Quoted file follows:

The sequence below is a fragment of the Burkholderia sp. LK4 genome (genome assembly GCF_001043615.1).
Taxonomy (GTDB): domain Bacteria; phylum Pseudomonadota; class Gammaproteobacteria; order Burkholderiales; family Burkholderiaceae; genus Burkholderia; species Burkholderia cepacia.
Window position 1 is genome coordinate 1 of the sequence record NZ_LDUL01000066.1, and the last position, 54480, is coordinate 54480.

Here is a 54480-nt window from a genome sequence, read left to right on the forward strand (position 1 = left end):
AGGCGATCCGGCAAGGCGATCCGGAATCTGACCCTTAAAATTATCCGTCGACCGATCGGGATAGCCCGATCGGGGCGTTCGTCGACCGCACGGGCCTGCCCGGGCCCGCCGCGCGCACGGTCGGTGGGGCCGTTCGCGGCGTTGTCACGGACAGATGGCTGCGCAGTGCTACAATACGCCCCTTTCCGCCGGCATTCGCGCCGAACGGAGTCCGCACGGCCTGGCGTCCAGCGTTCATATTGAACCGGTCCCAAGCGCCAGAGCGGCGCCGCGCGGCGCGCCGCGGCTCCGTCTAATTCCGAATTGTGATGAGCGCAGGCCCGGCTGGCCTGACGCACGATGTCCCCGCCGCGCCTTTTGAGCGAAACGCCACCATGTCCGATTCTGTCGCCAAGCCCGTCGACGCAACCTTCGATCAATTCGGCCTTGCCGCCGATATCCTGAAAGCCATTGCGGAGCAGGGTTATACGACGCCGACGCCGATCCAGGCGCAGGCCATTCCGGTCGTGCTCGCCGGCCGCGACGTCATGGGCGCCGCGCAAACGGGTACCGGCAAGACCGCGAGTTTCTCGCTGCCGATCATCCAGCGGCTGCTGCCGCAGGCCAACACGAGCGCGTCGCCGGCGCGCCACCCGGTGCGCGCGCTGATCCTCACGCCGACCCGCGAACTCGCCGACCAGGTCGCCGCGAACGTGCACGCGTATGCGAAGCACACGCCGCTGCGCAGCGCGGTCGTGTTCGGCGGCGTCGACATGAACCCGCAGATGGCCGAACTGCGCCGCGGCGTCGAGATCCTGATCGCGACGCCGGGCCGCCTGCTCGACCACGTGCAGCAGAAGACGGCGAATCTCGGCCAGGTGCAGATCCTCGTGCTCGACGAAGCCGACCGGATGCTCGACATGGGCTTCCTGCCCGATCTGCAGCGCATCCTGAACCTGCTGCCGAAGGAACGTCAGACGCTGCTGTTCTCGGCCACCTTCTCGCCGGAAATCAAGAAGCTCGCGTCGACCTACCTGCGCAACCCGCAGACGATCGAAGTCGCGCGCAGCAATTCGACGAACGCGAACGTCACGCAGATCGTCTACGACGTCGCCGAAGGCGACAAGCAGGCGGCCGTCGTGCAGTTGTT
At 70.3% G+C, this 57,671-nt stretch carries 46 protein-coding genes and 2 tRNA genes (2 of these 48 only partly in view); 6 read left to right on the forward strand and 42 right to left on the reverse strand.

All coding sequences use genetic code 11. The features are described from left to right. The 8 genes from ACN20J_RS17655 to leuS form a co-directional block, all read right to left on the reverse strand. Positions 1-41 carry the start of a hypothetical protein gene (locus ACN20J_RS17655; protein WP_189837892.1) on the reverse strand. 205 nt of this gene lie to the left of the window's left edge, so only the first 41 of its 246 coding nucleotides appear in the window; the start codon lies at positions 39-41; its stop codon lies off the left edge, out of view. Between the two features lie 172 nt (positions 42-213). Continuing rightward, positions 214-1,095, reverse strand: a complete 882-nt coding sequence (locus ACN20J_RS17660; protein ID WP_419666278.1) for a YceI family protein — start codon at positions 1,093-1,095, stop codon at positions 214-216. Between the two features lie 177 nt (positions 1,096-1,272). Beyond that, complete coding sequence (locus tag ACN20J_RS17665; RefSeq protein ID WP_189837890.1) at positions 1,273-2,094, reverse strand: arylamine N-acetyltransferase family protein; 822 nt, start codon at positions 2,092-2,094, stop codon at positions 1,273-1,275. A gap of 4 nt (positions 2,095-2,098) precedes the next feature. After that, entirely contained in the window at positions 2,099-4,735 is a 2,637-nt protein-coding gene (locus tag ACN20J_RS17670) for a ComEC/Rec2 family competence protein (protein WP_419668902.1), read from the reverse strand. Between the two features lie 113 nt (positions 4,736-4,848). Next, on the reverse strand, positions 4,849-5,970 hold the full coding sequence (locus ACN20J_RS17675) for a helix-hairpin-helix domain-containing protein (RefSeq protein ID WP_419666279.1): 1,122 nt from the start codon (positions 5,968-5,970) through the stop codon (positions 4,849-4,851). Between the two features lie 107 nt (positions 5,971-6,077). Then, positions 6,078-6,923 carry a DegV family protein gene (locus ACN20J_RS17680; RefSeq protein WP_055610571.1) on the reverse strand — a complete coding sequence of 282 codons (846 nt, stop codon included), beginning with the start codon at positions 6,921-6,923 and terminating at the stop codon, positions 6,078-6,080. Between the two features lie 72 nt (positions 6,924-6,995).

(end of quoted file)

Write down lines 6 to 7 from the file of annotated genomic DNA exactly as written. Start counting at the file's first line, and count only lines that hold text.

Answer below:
At 70.3% G+C, this 57,671-nt stretch carries 46 protein-coding genes and 2 tRNA genes (2 of these 48 only partly in view); 6 read left to right on the forward strand and 42 right to left on the reverse strand.

All coding sequences use genetic code 11. The features are described from left to right. The 8 genes from ACN20J_RS17655 to leuS form a co-directional block, all read right to left on the reverse strand. Positions 1-41 carry the start of a hypothetical protein gene (locus ACN20J_RS17655; protein WP_189837892.1) on the reverse strand. 205 nt of this gene lie to the left of the window's left edge, so only the first 41 of its 246 coding nucleotides appear in the window; the start codon lies at positions 39-41; its stop codon lies off the left edge, out of view. Between the two features lie 172 nt (positions 42-213). Continuing rightward, positions 214-1,095, reverse strand: a complete 882-nt coding sequence (locus ACN20J_RS17660; protein ID WP_419666278.1) for a YceI family protein — start codon at positions 1,093-1,095, stop codon at positions 214-216. Between the two features lie 177 nt (positions 1,096-1,272). Beyond that, complete coding sequence (locus tag ACN20J_RS17665; RefSeq protein ID WP_189837890.1) at positions 1,273-2,094, reverse strand: arylamine N-acetyltransferase family protein; 822 nt, start codon at positions 2,092-2,094, stop codon at positions 1,273-1,275. A gap of 4 nt (positions 2,095-2,098) precedes the next feature. After that, entirely contained in the window at positions 2,099-4,735 is a 2,637-nt protein-coding gene (locus tag ACN20J_RS17670) for a ComEC/Rec2 family competence protein (protein WP_419668902.1), read from the reverse strand. Between the two features lie 113 nt (positions 4,736-4,848). Next, on the reverse strand, positions 4,849-5,970 hold the full coding sequence (locus ACN20J_RS17675) for a helix-hairpin-helix domain-containing protein (RefSeq protein ID WP_419666279.1): 1,122 nt from the start codon (positions 5,968-5,970) through the stop codon (positions 4,849-4,851). Between the two features lie 107 nt (positions 5,971-6,077). Then, positions 6,078-6,923 carry a DegV family protein gene (locus ACN20J_RS17680; RefSeq protein WP_055610571.1) on the reverse strand — a complete coding sequence of 282 codons (846 nt, stop codon included), beginning with the start codon at positions 6,921-6,923 and terminating at the stop codon, positions 6,078-6,080. Between the two features lie 72 nt (positions 6,924-6,995).